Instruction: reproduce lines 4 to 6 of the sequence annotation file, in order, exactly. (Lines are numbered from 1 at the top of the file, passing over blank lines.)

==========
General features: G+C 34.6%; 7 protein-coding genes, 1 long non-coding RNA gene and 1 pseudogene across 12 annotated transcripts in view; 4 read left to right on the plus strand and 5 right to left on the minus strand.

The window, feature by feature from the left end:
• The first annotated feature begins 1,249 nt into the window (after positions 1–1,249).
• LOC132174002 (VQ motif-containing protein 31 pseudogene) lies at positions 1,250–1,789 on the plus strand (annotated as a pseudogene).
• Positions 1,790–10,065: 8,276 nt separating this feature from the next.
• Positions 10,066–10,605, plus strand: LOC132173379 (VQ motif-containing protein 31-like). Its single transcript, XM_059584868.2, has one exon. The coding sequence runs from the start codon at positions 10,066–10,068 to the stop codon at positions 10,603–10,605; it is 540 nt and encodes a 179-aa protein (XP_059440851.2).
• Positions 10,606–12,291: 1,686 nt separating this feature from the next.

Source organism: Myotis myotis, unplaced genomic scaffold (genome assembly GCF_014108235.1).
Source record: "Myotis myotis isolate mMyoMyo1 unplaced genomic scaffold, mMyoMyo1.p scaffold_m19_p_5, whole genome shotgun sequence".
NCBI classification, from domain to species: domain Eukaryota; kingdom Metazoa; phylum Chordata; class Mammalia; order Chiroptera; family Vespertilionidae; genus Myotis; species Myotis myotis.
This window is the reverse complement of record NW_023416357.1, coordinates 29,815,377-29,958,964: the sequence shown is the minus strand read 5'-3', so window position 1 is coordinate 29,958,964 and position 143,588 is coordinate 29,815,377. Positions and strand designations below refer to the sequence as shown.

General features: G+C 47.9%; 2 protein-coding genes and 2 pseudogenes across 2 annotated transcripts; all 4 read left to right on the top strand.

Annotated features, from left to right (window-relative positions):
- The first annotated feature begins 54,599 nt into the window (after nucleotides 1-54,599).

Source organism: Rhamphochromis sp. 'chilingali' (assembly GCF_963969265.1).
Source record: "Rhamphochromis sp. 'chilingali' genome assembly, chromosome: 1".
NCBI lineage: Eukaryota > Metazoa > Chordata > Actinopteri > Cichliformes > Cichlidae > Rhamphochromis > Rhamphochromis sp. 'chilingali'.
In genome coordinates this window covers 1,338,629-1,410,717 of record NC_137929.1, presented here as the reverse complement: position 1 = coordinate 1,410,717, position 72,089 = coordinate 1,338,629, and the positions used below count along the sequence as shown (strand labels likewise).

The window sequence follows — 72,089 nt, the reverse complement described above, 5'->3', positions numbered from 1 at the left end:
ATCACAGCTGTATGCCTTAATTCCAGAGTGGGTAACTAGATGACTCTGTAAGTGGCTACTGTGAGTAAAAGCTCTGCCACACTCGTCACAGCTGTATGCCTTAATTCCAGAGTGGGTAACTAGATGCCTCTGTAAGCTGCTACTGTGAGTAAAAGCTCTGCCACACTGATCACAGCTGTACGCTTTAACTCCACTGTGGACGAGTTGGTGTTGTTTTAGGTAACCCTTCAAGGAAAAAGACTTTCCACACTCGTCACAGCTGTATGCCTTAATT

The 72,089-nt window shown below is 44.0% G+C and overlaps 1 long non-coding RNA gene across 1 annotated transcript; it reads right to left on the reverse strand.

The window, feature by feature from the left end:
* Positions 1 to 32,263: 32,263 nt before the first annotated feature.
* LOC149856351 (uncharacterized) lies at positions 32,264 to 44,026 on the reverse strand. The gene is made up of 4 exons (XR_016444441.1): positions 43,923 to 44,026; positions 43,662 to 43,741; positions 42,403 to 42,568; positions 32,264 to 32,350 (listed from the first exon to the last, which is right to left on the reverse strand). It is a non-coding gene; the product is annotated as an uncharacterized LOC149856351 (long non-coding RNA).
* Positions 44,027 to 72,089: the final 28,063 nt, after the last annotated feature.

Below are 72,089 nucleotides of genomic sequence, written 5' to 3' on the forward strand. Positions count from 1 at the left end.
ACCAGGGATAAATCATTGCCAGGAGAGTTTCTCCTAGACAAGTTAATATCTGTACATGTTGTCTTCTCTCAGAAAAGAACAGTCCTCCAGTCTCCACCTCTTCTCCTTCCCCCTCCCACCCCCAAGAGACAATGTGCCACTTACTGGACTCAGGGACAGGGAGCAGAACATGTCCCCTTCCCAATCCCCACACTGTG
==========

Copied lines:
• LOC132174002 (VQ motif-containing protein 31 pseudogene) lies at positions 1,250–1,789 on the plus strand (annotated as a pseudogene).
• Positions 1,790–10,065: 8,276 nt separating this feature from the next.
• Positions 10,066–10,605, plus strand: LOC132173379 (VQ motif-containing protein 31-like). Its single transcript, XM_059584868.2, has one exon. The coding sequence runs from the start codon at positions 10,066–10,068 to the stop codon at positions 10,603–10,605; it is 540 nt and encodes a 179-aa protein (XP_059440851.2).